The Dota 2 Kiev Major ends with a bizarre montage of female fans, leading esports broadcaster PGL to apologise for its decision to air the featurette. The video was heavily criticized by fans and professional Dota 2 players who called it ‘creepy’ and ‘weird.’
The video has also been cited as a key example as why so many women are reluctant to get into esports as either a fan or as a professional player.
Dota 2 Kiev Major: Weird Female Fan Video Causes Controversy
PGL, which organised the Dota 2 Kiev Major tournament, uploaded a ‘girl of the Kiev Major’ video to YouTube following the event’s conclusion. Offered without a description, the video is made up of footage of female fans who attended the event in person, seemingly all taken without their permission.
The term ‘creep shots’ is often used to describe unauthorised photos or videos taken of women, particularly when they’re naked or upskirts. While the footage here isn’t so NSFW, and strangely includes footage of one Dota 2 fan eating French fries, viewers are still using the term here as the video is just so wildly inappropriate.
And it’s not just fans who have voiced their anger at PGL for posting the video, which the broadcaster deleted as backlash began to grow (the video above is a reupload by a fan). Philip Aram, the manager of Dota 2 team Evil Geniuses, called the video a “perv super cut” while LeafyPeachy, the creator of inclusive Dota 2 group Desoladies also posted a full length takedown of the video saying that the footage ‘objectified’ the women featured.
On reddit, PGL issued an apology for the video:
As producer and showrunner, I want to apologize on behalf of PGL for airing the clip that closed the broadcast of the Kiev Major. A lot of people were disappointed and the high expectations set for us were not met. We let you down, and the clip does not reflect PGL’s values, team diversity or broadcast philosophy.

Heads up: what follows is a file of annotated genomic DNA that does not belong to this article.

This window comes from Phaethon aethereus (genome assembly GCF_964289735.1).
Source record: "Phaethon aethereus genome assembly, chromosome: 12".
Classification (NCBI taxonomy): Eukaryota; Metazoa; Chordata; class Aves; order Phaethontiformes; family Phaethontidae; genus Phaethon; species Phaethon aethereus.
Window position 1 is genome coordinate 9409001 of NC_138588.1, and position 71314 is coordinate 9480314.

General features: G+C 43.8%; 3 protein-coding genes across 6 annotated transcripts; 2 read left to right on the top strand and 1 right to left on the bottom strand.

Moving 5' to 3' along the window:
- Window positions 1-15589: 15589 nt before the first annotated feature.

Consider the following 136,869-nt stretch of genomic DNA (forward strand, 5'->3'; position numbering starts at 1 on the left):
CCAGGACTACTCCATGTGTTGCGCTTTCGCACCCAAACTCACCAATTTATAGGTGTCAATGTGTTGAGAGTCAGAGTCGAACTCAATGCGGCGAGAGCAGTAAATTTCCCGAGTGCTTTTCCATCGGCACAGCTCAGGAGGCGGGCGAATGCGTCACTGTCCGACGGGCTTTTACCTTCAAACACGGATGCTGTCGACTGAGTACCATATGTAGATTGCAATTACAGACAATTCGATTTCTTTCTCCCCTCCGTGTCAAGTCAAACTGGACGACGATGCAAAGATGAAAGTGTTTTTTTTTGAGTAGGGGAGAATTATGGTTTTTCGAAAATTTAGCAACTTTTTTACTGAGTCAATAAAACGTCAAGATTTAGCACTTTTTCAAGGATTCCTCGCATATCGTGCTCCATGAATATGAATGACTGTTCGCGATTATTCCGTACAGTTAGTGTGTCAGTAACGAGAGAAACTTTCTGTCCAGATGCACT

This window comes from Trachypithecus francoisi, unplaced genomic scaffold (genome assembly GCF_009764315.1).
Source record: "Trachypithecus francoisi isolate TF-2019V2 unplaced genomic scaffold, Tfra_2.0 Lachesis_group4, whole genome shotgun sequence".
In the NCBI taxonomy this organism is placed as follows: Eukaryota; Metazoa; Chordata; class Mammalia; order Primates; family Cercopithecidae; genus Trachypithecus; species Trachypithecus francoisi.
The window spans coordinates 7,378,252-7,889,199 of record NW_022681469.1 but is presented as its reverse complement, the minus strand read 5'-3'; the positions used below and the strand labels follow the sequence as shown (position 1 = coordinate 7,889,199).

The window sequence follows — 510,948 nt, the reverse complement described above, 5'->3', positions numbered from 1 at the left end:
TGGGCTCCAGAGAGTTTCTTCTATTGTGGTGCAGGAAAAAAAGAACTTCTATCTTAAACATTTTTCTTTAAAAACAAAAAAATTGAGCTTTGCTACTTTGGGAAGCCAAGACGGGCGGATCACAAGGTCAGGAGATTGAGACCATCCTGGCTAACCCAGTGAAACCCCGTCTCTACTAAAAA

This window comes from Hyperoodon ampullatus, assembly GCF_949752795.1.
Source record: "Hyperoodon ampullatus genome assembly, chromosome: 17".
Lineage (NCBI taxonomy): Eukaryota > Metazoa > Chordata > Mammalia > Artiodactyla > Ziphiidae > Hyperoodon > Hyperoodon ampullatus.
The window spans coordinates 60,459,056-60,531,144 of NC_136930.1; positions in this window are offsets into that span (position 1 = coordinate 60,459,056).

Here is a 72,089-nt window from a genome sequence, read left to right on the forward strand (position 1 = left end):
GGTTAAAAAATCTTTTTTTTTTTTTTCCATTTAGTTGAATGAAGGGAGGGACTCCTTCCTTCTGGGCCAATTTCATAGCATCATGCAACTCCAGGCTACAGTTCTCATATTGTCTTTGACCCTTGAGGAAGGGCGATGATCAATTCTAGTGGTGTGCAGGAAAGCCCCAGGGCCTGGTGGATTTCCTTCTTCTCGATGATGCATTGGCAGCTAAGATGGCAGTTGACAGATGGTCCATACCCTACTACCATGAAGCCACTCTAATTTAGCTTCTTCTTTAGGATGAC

We have the utmost respect for the Dota 2 community and, going forward, the video production workflow will be improved with additional checks and quality filters to ensure that mistakes like this will not happen again. Everything we do is for the community and your feedback is and always will be very important to us.
Thank you for helping us do better next time.
Many are glad that PGL has actually apologised for its actions and continue to encourage the organiser – and others in esports – to do better. Videos that celebrate the diversity of a fanbase are welcomed and a shoutout to female fans would not have been “misplaced” argues one fan in response to the apology but the actual video that PGL presented seemed to ‘pander’ to the male gaze instead. It must do better next time if female Dota 2 fans are to feel included and respected.